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Collab Lab 6: Makerspaces/FabLabs Part II
Thursday January 12, 2017 @ 5:30 pm - 8:30 pm
Leveraging a Makerspace/FabLab for cross-disciplinary projects
Been thinking about how to use your Makerspace/FabLab as a catalyst for cross-disciplinary projects for your students? Come share your dreams, questions and ideas with others on the same journey. Join us on January 12th for a conversation to share ideas and experiences on what makes an effective project, how to get your colleagues involved, where to start, and how to get better.
Have a colleague from another discipline you’d like to collaborate with? Bring them along.
Among others, you’ll have a chance talk with:
Ben Dembroski – Manager Emerging Technology, MIAD
Ben Dembroski is a visual artist and technologist based in Milwaukee, Wi. He received his BFA in Sculpture from the Milwaukee Institute of Art and Design in 2001. In 2002, he moved to Scotland to complete his MFA from the Glasgow School of Art (2004). He stayed there for nearly a decade working as an internationally exhibiting artist and software developer. He returned to Milwaukee in 2011 with a wife and two children in tow. In 2014, he returned to MIAD as the Sculpture Lab Technician. In 2015 he spearheaded the formation of MIAD’s openlab – a new space that explores how emerging technologies can be used in Art and Design.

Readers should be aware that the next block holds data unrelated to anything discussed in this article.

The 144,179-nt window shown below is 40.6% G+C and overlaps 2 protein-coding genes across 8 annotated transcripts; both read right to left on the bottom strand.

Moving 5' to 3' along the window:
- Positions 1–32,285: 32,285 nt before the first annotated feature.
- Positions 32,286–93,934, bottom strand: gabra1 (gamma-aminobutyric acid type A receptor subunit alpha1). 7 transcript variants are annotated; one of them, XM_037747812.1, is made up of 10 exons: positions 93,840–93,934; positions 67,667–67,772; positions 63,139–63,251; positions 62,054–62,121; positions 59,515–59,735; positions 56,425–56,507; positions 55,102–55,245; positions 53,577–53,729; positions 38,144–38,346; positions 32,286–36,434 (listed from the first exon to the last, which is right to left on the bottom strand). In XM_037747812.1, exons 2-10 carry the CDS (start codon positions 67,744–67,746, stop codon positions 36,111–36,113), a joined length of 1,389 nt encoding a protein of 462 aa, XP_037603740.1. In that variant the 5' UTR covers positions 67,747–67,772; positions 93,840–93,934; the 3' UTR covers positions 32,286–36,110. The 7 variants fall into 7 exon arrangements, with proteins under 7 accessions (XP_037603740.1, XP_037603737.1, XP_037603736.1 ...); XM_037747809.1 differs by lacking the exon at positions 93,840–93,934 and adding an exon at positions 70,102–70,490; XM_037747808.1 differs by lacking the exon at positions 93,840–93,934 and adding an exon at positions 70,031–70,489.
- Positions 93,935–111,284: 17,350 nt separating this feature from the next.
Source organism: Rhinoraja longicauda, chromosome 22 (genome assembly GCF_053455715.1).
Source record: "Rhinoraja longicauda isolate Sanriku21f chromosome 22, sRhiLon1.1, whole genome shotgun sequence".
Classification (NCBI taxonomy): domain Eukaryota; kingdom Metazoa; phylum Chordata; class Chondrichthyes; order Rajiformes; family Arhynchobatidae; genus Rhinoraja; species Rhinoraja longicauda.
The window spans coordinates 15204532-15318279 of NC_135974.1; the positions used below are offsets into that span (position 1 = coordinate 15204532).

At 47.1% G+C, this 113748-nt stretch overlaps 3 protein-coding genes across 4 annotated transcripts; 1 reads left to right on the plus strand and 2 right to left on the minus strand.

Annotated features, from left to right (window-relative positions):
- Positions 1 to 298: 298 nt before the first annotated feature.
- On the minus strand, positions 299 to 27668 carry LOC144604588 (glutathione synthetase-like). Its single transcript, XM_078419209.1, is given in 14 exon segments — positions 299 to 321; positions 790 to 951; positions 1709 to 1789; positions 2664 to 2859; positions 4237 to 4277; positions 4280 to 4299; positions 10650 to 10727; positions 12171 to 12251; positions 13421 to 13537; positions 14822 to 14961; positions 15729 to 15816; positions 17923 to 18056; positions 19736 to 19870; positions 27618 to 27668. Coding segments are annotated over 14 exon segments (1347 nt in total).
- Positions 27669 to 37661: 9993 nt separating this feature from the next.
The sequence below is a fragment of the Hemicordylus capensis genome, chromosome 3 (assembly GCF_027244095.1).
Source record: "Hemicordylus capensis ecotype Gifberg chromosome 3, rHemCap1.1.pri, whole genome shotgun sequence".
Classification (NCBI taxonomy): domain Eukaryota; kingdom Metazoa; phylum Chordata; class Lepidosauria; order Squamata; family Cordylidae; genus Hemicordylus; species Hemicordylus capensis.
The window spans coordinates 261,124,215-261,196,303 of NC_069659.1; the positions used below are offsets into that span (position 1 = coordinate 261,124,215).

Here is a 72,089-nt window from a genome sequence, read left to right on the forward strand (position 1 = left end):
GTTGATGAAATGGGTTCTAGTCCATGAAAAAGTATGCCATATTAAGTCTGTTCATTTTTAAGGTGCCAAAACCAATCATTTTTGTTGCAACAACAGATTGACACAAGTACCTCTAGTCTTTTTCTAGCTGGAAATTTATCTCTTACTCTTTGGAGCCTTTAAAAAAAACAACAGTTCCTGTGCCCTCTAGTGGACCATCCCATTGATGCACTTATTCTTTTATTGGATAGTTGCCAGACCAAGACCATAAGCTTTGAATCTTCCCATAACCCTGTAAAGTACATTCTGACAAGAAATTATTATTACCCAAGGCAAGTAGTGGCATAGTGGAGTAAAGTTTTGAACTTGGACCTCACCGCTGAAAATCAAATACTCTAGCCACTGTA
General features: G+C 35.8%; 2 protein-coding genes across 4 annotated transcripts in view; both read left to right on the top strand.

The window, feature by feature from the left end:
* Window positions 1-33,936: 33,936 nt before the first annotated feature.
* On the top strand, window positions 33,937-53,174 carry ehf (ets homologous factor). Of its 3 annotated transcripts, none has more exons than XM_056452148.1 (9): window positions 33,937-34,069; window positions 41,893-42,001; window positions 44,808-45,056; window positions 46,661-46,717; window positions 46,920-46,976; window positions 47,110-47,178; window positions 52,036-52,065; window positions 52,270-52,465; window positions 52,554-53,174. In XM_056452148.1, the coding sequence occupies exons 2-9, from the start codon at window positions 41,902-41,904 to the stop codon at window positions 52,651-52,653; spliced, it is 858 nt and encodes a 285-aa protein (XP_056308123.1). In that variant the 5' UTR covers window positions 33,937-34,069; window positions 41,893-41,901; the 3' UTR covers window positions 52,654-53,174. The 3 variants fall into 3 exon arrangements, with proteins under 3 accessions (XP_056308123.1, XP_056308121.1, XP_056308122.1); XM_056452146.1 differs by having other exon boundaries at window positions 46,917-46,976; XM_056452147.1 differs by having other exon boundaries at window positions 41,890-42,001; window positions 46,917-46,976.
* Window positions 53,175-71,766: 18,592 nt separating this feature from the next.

Ben is comfortable working in a variety of sculptural methods, computer programming, physical computing, and lens-based image making. He’s primarily interested in how digital information works as material, and how it interfaces with the physical world. He tends to make robotic installations that address the topics of labor, intellectual property, and how society is affected by our use of digital technologies.
If you let him touch your computer, he may try to break it.
David Kaplan – Associate Professor of Physics at the University of Wisconsin-Milwaukee
David’s research is concerned with multi-wavelength observations of white dwarfs, neutron stars, and black holes, with strong representations of undergraduate and high school students. He is working to develop “tactile astronomy” modules that help students – especially those who are blind/visually impaired – improve astronomy comprehension and explore concepts in time-domain astrophysics. You may have met him at Maker Faire 2016 with his 3D prints of data.
Bill Pariso – Makerspace Program Developer, Betty Brinn Children’s Museum
5:30 – 6:00 Grab something eat and drink, say hello
6:00 – 8:30 Let’s learn from each other
Food and beverage will be provided. There is no charge for participation but space is limited.
The Workshop will be held at Ward 4, 333 North Plankinton Avenue, Milwaukee, WI. Space provided courtesy of The Commons.